Last Modified: Thursday, June 14, 2012 7:19 PM
A national study has found that Louisiana is among the most heavily licensed states in the nation.
According to the Institute for Justice, Louisiana licenses more lower-income occupations — 71 — than any other state.
Though the fees, days of education and exams required to acquire an occupational license ranks Louisiana 43rd in the nation, its propensity for licensing traditional low-income occupations bumps the state’s overall ranking up to eighth nationally.
‘‘These licensing laws force people to spend a lot of time and effort earning a license instead of earning a living,’’ said Dr. Dick Carpenter, co-author of the study titled ‘‘License to Work: A National Study of Burdens from Occupational Licensing.’’
He contends that state licensing laws make it harder for people to find work and new businesses to create jobs.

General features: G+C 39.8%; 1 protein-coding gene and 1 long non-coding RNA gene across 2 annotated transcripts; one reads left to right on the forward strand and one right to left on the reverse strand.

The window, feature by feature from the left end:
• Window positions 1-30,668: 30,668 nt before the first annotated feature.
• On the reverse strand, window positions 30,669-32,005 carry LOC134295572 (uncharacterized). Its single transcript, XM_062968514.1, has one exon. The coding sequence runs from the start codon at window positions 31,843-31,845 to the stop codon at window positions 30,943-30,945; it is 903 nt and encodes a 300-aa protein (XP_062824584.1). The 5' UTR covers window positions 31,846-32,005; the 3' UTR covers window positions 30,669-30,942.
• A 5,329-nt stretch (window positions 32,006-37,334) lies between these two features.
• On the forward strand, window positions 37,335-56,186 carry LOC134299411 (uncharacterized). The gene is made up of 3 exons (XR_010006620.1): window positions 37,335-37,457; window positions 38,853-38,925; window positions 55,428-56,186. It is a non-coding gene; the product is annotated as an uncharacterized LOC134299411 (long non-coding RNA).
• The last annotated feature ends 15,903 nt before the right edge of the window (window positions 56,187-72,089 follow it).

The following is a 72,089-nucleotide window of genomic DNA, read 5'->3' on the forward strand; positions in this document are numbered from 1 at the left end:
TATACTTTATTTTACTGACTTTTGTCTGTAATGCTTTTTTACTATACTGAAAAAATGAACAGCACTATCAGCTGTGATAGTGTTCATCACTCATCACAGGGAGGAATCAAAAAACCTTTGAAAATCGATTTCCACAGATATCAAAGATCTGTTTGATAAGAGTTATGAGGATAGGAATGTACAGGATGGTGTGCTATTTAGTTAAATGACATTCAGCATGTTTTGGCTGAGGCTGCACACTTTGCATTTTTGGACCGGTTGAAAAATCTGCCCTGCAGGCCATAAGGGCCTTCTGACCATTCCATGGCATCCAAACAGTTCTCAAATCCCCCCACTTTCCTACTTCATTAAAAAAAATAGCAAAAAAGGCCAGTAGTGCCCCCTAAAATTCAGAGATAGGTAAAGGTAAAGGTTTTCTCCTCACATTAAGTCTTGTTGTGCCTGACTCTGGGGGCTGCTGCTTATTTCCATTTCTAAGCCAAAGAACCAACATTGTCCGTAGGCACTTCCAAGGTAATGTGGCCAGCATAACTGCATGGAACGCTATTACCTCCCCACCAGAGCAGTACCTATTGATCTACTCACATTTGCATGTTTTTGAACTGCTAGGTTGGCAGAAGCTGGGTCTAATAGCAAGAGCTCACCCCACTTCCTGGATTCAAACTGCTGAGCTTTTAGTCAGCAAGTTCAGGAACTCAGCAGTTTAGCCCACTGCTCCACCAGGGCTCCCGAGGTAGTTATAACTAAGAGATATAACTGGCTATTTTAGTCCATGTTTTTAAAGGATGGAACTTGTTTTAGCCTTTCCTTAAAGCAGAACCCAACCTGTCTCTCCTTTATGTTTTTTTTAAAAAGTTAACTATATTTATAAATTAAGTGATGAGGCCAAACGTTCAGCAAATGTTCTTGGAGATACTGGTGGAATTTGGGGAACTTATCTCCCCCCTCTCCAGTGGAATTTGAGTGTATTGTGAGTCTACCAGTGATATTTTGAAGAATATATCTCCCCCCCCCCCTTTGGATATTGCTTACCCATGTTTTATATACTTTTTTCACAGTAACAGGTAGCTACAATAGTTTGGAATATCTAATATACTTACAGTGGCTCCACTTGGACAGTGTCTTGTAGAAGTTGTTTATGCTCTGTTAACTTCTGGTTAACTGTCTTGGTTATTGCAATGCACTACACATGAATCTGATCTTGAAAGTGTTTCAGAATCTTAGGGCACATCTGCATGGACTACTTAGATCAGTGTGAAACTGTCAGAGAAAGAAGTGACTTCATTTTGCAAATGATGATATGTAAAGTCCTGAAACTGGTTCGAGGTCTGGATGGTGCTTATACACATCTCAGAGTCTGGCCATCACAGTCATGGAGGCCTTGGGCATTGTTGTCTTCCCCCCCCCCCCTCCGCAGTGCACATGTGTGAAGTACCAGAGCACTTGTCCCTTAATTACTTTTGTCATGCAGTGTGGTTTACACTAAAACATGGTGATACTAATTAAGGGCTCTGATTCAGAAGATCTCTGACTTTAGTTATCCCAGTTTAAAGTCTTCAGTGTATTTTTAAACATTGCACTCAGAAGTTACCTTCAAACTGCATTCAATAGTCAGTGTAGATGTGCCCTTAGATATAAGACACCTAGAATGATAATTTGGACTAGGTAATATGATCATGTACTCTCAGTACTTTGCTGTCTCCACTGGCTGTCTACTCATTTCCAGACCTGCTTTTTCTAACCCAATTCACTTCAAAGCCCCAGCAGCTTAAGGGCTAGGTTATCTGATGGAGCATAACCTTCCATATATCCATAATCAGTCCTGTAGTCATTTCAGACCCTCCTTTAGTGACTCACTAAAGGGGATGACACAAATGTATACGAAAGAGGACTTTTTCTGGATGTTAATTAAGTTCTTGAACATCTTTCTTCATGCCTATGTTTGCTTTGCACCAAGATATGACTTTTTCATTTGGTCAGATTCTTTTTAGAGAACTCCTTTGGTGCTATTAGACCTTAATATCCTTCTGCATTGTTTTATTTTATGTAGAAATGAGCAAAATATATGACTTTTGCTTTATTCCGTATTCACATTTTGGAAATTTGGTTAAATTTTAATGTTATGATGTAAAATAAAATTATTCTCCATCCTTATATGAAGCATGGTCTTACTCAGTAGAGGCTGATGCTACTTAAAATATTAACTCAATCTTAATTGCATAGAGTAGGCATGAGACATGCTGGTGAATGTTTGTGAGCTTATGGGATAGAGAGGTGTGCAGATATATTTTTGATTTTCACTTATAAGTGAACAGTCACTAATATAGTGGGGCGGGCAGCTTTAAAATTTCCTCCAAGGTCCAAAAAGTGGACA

Supporters of these laws say they protect consumers from shoddy work, public safety and individuals’ health.
But there are some oddities.
According to the report, barbers and cosmetologists in Louisiana are required to train 350 days before receiving a license, but emergency medical technicians must train for only one-eighth that time.
Louisiana is one of four states that require training for an interior designer to be licensed. Louisiana is only one of three states that requires a license for a home entertainment installer. Louisiana requires the applicant have two years of education and experience and pass two exams.
Our state is the only one that requires florists pass an exam to obtain a license.
Carpenter said that many licenses were designed by states to reduce competition rather than shelter consumers.
‘‘As millions of Americans struggle to find productive work, one of the quickest ways legislators can help is to simply get out of the way: Reduce or remove needless licensure burdens.’’
That may sound good in theory. The reality, though, is that most of these occupations have effective lobbying groups that have the ear of state lawmakers, and thus, makes it difficult, if not impossible, to either do away with or reduce license requirements.
This editorial was written by a member of the American Press Editorial Board. Its content reflects the collaborative opinion of the Board, whose members include Bobby Dower, Ken Stickney, Jim Beam, Dennis Spears, Crystal Stevenson and Donna Price.